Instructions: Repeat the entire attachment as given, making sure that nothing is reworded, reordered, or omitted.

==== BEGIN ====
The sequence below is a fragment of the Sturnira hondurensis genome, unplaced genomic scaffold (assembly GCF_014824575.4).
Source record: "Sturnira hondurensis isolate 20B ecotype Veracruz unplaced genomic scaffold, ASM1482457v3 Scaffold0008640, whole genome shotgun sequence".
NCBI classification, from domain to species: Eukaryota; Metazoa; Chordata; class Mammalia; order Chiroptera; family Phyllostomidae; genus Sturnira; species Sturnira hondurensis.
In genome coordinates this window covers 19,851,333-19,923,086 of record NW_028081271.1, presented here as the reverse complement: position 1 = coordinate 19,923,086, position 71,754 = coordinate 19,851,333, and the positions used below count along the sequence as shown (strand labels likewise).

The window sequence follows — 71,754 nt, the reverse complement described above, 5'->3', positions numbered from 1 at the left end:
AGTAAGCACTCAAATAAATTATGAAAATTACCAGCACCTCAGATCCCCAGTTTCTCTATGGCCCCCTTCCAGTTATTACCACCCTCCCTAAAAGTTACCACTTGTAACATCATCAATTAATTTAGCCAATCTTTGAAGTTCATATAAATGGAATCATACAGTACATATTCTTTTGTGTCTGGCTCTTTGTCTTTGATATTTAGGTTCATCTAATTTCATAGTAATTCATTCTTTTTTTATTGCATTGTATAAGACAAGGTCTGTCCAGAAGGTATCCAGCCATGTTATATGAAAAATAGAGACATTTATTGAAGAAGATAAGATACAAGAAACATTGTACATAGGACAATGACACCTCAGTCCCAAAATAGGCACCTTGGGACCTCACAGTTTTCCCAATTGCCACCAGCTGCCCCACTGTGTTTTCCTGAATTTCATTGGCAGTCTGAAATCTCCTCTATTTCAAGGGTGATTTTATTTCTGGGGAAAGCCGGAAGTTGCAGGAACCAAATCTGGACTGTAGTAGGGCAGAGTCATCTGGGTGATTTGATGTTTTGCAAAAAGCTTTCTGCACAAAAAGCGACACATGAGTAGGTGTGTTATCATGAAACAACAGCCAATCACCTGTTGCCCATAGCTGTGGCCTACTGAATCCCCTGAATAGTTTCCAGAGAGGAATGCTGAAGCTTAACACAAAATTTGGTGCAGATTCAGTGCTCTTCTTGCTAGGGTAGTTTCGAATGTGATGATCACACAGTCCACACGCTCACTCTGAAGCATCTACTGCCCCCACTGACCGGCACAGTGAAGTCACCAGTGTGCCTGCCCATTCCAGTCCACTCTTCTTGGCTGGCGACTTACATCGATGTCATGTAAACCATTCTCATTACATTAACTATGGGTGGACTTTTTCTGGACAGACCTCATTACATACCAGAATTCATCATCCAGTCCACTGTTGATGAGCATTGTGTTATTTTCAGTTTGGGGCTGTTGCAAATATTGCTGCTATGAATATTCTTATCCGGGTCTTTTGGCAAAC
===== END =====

The sequence below is a fragment of the Sturnira hondurensis genome, unplaced genomic scaffold (assembly GCF_014824575.4).
Source record: "Sturnira hondurensis isolate 20B ecotype Veracruz unplaced genomic scaffold, ASM1482457v3 Scaffold0008640, whole genome shotgun sequence".
NCBI classification, from domain to species: Eukaryota; Metazoa; Chordata; class Mammalia; order Chiroptera; family Phyllostomidae; genus Sturnira; species Sturnira hondurensis.
In genome coordinates this window covers 19,851,333-19,923,086 of record NW_028081271.1, presented here as the reverse complement: position 1 = coordinate 19,923,086, position 71,754 = coordinate 19,851,333, and the positions used below count along the sequence as shown (strand labels likewise).

The window sequence follows — 71,754 nt, the reverse complement described above, 5'->3', positions numbered from 1 at the left end:
AGTAAGCACTCAAATAAATTATGAAAATTACCAGCACCTCAGATCCCCAGTTTCTCTATGGCCCCCTTCCAGTTATTACCACCCTCCCTAAAAGTTACCACTTGTAACATCATCAATTAATTTAGCCAATCTTTGAAGTTCATATAAATGGAATCATACAGTACATATTCTTTTGTGTCTGGCTCTTTGTCTTTGATATTTAGGTTCATCTAATTTCATAGTAATTCATTCTTTTTTTATTGCATTGTATAAGACAAGGTCTGTCCAGAAGGTATCCAGCCATGTTATATGAAAAATAGAGACATTTATTGAAGAAGATAAGATACAAGAAACATTGTACATAGGACAATGACACCTCAGTCCCAAAATAGGCACCTTGGGACCTCACAGTTTTCCCAATTGCCACCAGCTGCCCCACTGTGTTTTCCTGAATTTCATTGGCAGTCTGAAATCTCCTCTATTTCAAGGGTGATTTTATTTCTGGGGAAAGCCGGAAGTTGCAGGAACCAAATCTGGACTGTAGTAGGGCAGAGTCATCTGGGTGATTTGATGTTTTGCAAAAAGCTTTCTGCACAAAAAGCGACACATGAGTAGGTGTGTTATCATGAAACAACAGCCAATCACCTGTTGCCCATAGCTGTGGCCTACTGAATCCCCTGAATAGTTTCCAGAGAGGAATGCTGAAGCTTAACACAAAATTTGGTGCAGATTCAGTGCTCTTCTTGCTAGGGTAGTTTCGAATGTGATGATCACACAGTCCACACGCTCACTCTGAAGCATCTACTGCCCCCACTGACCGGCACAGTGAAGTCACCAGTGTGCCTGCCCATTCCAGTCCACTCTTCTTGGCTGGCGACTTACATCGATGTCATGTAAACCATTCTCATTACATTAACTATGGGTGGACTTTTTCTGGACAGACCTCATTACATACCAGAATTCATCATCCAGTCCACTGTTGATGAGCATTGTGTTATTTTCAGTTTGGGGCTGTTGCAAATATTGCTGCTATGAATATTCTTATCCGGGTCTTTTGGCAAAC